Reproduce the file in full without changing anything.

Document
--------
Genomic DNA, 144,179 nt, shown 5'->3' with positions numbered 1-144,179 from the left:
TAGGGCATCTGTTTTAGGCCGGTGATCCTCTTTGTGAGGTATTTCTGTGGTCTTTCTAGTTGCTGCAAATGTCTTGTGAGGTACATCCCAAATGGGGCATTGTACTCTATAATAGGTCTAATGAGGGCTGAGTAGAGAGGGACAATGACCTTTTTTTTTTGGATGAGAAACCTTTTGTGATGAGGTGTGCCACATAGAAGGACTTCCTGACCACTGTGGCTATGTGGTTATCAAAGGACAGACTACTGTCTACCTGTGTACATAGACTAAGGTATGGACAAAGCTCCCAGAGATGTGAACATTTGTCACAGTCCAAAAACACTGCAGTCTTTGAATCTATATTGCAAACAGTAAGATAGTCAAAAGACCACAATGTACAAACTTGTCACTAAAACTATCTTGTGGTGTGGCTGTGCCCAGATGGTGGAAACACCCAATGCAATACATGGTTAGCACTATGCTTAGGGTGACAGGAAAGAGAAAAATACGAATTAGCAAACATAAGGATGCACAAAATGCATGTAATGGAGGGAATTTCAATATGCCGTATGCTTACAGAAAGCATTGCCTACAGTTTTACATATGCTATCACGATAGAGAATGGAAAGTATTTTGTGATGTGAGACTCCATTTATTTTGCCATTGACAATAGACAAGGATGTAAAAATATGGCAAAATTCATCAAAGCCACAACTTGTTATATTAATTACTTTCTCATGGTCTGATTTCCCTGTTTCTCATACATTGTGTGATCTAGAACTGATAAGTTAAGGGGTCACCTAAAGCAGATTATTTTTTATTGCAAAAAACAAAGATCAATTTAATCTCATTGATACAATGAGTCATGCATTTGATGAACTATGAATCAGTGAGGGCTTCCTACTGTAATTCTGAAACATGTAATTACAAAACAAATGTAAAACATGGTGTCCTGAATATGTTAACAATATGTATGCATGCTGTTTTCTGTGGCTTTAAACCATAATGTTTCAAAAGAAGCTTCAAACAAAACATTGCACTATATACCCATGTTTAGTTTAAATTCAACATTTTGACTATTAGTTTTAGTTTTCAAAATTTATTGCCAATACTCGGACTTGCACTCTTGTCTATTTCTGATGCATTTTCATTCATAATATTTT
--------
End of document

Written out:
Genomic DNA, 144,179 nt, shown 5'->3' with positions numbered 1-144,179 from the left:
TAGGGCATCTGTTTTAGGCCGGTGATCCTCTTTGTGAGGTATTTCTGTGGTCTTTCTAGTTGCTGCAAATGTCTTGTGAGGTACATCCCAAATGGGGCATTGTACTCTATAATAGGTCTAATGAGGGCTGAGTAGAGAGGGACAATGACCTTTTTTTTTTGGATGAGAAACCTTTTGTGATGAGGTGTGCCACATAGAAGGACTTCCTGACCACTGTGGCTATGTGGTTATCAAAGGACAGACTACTGTCTACCTGTGTACATAGACTAAGGTATGGACAAAGCTCCCAGAGATGTGAACATTTGTCACAGTCCAAAAACACTGCAGTCTTTGAATCTATATTGCAAACAGTAAGATAGTCAAAAGACCACAATGTACAAACTTGTCACTAAAACTATCTTGTGGTGTGGCTGTGCCCAGATGGTGGAAACACCCAATGCAATACATGGTTAGCACTATGCTTAGGGTGACAGGAAAGAGAAAAATACGAATTAGCAAACATAAGGATGCACAAAATGCATGTAATGGAGGGAATTTCAATATGCCGTATGCTTACAGAAAGCATTGCCTACAGTTTTACATATGCTATCACGATAGAGAATGGAAAGTATTTTGTGATGTGAGACTCCATTTATTTTGCCATTGACAATAGACAAGGATGTAAAAATATGGCAAAATTCATCAAAGCCACAACTTGTTATATTAATTACTTTCTCATGGTCTGATTTCCCTGTTTCTCATACATTGTGTGATCTAGAACTGATAAGTTAAGGGGTCACCTAAAGCAGATTATTTTTTATTGCAAAAAACAAAGATCAATTTAATCTCATTGATACAATGAGTCATGCATTTGATGAACTATGAATCAGTGAGGGCTTCCTACTGTAATTCTGAAACATGTAATTACAAAACAAATGTAAAACATGGTGTCCTGAATATGTTAACAATATGTATGCATGCTGTTTTCTGTGGCTTTAAACCATAATGTTTCAAAAGAAGCTTCAAACAAAACATTGCACTATATACCCATGTTTAGTTTAAATTCAACATTTTGACTATTAGTTTTAGTTTTCAAAATTTATTGCCAATACTCGGACTTGCACTCTTGTCTATTTCTGATGCATTTTCATTCATAATATTTT